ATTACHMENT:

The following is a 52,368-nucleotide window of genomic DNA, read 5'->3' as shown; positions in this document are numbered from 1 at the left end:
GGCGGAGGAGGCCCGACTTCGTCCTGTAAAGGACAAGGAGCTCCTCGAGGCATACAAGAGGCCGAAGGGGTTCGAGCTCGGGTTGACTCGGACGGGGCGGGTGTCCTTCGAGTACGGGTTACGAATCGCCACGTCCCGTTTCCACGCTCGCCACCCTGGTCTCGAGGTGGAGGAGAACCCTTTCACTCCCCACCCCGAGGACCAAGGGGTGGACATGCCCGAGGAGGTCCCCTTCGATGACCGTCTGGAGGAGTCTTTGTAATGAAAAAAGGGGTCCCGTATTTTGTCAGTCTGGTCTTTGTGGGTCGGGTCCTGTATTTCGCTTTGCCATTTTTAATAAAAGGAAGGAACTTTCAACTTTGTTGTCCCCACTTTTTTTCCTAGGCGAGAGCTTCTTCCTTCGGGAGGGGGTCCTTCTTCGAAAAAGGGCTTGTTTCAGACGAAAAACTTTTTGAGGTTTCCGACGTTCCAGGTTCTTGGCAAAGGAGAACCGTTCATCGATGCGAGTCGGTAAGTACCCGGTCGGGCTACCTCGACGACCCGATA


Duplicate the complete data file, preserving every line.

The following is a 52,368-nucleotide window of genomic DNA, read 5'->3' as shown; positions in this document are numbered from 1 at the left end:
GGCGGAGGAGGCCCGACTTCGTCCTGTAAAGGACAAGGAGCTCCTCGAGGCATACAAGAGGCCGAAGGGGTTCGAGCTCGGGTTGACTCGGACGGGGCGGGTGTCCTTCGAGTACGGGTTACGAATCGCCACGTCCCGTTTCCACGCTCGCCACCCTGGTCTCGAGGTGGAGGAGAACCCTTTCACTCCCCACCCCGAGGACCAAGGGGTGGACATGCCCGAGGAGGTCCCCTTCGATGACCGTCTGGAGGAGTCTTTGTAATGAAAAAAGGGGTCCCGTATTTTGTCAGTCTGGTCTTTGTGGGTCGGGTCCTGTATTTCGCTTTGCCATTTTTAATAAAAGGAAGGAACTTTCAACTTTGTTGTCCCCACTTTTTTTCCTAGGCGAGAGCTTCTTCCTTCGGGAGGGGGTCCTTCTTCGAAAAAGGGCTTGTTTCAGACGAAAAACTTTTTGAGGTTTCCGACGTTCCAGGTTCTTGGCAAAGGAGAACCGTTCATCGATGCGAGTCGGTAAGTACCCGGTCGGGCTACCTCGACGACCCGATA